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Computer scientists, using artificial intelligence techniques such as neural networks, are enabling computers to independently create works that appear to qualify for federal intellectual property protection. In at least one case, the creator of this kind of program has registered its output, a series of musical compositions, under his name as author with United States Copyright Office. Whether the output of the computer satisfies the statutory and constitutional requisites for protection is questionable, however. The author of this Article argues that the output of an autonomously creative computer program cannot be protected under the current copyright and patent laws. Further, he will assert that the statutory infirmity cannot be cured, as this would violate the Patent and Copyright Clause of the Constitution.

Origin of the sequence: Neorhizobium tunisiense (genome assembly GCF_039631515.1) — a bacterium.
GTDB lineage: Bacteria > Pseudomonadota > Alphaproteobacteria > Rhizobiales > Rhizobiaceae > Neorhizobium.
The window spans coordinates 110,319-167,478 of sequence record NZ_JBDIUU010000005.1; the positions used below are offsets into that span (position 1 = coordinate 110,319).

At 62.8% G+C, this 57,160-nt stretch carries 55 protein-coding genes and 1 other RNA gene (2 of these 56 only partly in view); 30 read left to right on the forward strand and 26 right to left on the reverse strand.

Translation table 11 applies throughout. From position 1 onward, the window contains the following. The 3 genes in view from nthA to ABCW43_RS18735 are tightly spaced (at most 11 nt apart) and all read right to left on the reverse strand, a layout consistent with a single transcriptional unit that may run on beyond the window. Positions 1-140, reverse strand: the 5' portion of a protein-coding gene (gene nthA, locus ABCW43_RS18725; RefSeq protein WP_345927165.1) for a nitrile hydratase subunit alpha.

Originally published by the Tulane Law Review in 1997.